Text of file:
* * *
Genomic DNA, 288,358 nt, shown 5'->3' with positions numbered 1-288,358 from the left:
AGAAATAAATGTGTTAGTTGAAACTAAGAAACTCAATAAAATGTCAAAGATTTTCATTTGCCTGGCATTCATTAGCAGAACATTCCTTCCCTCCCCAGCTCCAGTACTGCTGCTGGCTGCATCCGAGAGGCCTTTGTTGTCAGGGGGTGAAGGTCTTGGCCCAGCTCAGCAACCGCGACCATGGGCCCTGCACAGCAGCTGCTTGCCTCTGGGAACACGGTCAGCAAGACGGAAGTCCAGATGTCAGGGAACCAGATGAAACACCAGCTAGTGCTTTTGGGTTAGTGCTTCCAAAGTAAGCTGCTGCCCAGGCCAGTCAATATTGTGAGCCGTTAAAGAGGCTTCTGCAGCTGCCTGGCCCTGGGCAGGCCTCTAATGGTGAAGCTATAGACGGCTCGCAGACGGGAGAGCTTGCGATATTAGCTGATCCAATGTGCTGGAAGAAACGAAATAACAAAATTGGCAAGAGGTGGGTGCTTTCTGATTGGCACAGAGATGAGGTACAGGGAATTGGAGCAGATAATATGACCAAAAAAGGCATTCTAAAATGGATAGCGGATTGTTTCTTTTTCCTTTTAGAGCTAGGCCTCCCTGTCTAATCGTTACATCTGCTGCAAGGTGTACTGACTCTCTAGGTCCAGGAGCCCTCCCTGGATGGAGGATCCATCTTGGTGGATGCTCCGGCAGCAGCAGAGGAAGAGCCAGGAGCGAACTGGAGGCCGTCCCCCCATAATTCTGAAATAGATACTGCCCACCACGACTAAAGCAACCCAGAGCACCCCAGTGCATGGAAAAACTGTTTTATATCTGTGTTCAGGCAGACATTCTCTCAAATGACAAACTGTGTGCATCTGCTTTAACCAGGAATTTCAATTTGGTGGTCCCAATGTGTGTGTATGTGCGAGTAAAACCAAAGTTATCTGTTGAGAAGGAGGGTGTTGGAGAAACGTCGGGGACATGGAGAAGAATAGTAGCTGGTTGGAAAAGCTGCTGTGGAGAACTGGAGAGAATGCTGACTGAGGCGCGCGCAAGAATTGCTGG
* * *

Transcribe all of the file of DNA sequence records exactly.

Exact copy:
Genomic DNA, 288,358 nt, shown 5'->3' with positions numbered 1-288,358 from the left:
AGAAATAAATGTGTTAGTTGAAACTAAGAAACTCAATAAAATGTCAAAGATTTTCATTTGCCTGGCATTCATTAGCAGAACATTCCTTCCCTCCCCAGCTCCAGTACTGCTGCTGGCTGCATCCGAGAGGCCTTTGTTGTCAGGGGGTGAAGGTCTTGGCCCAGCTCAGCAACCGCGACCATGGGCCCTGCACAGCAGCTGCTTGCCTCTGGGAACACGGTCAGCAAGACGGAAGTCCAGATGTCAGGGAACCAGATGAAACACCAGCTAGTGCTTTTGGGTTAGTGCTTCCAAAGTAAGCTGCTGCCCAGGCCAGTCAATATTGTGAGCCGTTAAAGAGGCTTCTGCAGCTGCCTGGCCCTGGGCAGGCCTCTAATGGTGAAGCTATAGACGGCTCGCAGACGGGAGAGCTTGCGATATTAGCTGATCCAATGTGCTGGAAGAAACGAAATAACAAAATTGGCAAGAGGTGGGTGCTTTCTGATTGGCACAGAGATGAGGTACAGGGAATTGGAGCAGATAATATGACCAAAAAAGGCATTCTAAAATGGATAGCGGATTGTTTCTTTTTCCTTTTAGAGCTAGGCCTCCCTGTCTAATCGTTACATCTGCTGCAAGGTGTACTGACTCTCTAGGTCCAGGAGCCCTCCCTGGATGGAGGATCCATCTTGGTGGATGCTCCGGCAGCAGCAGAGGAAGAGCCAGGAGCGAACTGGAGGCCGTCCCCCCATAATTCTGAAATAGATACTGCCCACCACGACTAAAGCAACCCAGAGCACCCCAGTGCATGGAAAAACTGTTTTATATCTGTGTTCAGGCAGACATTCTCTCAAATGACAAACTGTGTGCATCTGCTTTAACCAGGAATTTCAATTTGGTGGTCCCAATGTGTGTGTATGTGCGAGTAAAACCAAAGTTATCTGTTGAGAAGGAGGGTGTTGGAGAAACGTCGGGGACATGGAGAAGAATAGTAGCTGGTTGGAAAAGCTGCTGTGGAGAACTGGAGAGAATGCTGACTGAGGCGCGCGCAAGAATTGCTGG